If you don’t have examples to learn from, you could use Unsupervised Learning to discover structure within data directly. Of course, this is a bit more challenging, because the data is not necessarily labeled. Unsupervised Learning could use clustering algorithms to group unlabeled data together. Suppose you have the dataset of news stories; you could automatically cluster them, so that stories about the same events are grouped together.

Another common approach to ML is Reinforcement Learning or learning based on outcomes. One of the first self-learning programs (in 1952) played checkers with itself thousands of times and eventually learned the best board positions for winning. It’s a bit like Supervised Learning, but instead of being shown examples of winning strategies, it has to discover them on its own.

Why ML: Types of Problems We Solve with ML

Another way to think about ML is through why you are using a particular approach and what you are trying to accomplish. Here are five ways ML can be applied:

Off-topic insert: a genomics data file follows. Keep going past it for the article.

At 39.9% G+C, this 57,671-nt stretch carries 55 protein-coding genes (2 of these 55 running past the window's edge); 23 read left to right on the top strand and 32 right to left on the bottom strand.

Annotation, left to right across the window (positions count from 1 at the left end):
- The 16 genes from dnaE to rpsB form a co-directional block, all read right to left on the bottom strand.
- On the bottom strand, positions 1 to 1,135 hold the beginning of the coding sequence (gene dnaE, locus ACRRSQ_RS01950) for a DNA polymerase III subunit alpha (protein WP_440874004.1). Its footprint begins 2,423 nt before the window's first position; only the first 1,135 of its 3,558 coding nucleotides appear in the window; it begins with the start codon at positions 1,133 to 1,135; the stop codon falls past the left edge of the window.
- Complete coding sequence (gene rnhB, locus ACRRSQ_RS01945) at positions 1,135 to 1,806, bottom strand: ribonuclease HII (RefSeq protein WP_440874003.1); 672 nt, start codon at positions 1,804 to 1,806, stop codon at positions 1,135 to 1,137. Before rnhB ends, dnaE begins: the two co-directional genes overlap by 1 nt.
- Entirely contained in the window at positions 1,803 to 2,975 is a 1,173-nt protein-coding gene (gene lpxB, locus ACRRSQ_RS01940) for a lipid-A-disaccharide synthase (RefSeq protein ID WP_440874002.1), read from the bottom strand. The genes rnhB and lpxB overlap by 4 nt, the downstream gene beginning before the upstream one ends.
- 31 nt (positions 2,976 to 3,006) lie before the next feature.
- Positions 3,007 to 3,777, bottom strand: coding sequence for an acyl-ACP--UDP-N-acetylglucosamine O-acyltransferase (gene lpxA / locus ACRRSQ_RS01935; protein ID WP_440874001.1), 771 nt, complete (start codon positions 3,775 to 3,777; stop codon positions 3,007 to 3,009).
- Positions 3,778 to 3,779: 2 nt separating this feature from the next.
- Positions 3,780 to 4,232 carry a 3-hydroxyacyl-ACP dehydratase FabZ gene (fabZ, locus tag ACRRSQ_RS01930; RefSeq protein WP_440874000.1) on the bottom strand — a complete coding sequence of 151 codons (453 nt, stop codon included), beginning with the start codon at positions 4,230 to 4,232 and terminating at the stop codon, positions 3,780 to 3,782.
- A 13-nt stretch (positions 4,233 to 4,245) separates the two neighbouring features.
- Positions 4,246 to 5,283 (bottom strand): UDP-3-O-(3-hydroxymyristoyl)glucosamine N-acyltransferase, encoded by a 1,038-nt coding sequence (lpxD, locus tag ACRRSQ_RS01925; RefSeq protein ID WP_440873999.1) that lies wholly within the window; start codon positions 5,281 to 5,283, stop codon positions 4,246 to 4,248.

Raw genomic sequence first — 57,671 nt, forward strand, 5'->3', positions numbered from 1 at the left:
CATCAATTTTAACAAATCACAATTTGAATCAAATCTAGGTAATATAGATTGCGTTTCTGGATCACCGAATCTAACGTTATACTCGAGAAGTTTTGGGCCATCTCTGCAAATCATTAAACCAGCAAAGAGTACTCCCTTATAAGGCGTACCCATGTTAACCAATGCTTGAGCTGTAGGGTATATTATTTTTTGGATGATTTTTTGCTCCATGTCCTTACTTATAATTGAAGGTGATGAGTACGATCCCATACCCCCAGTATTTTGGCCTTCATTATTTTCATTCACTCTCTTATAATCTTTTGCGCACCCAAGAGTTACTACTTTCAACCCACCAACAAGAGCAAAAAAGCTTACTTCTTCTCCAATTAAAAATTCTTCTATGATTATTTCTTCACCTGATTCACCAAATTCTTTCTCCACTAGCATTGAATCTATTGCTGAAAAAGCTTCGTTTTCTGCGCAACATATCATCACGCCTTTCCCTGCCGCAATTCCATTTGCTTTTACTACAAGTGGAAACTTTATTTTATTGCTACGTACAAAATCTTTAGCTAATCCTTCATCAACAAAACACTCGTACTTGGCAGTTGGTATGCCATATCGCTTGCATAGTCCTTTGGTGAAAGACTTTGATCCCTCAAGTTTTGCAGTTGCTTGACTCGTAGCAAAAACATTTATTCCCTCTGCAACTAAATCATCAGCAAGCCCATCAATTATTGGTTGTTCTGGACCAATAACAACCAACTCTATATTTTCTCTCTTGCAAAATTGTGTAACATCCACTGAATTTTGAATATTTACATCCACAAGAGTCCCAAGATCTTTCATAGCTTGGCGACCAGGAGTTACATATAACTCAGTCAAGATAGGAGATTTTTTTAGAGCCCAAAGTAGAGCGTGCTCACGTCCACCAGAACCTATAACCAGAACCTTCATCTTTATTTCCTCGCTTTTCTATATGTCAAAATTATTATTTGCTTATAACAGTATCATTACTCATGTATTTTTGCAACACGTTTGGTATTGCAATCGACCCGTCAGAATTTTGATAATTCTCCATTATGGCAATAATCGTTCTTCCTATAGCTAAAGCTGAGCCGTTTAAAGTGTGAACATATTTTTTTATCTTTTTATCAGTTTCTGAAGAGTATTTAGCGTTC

1. Classification — for predicting non-continuous or discrete categories. Is it a cat? Is it cancerous? Is it spam?
  2. Regression — for predicting floating point or real number values, like the probability that a user clicks on ad or the how much a house is likely to sell for.
  3. Similarity/Anomaly — for retrieving something similar (like searching for similar images) or, given user data, finding behavioral anomalies. Similarity detection applies to recommendation systems, like what movies are in the same genre. Anomaly detection could look for cheats, exploits, and fraud in user behavior.
  4. Ranking — for ordering a set of results by its relevance to a particular input. Basically, anything that involves search results will have some sort of model for ranking.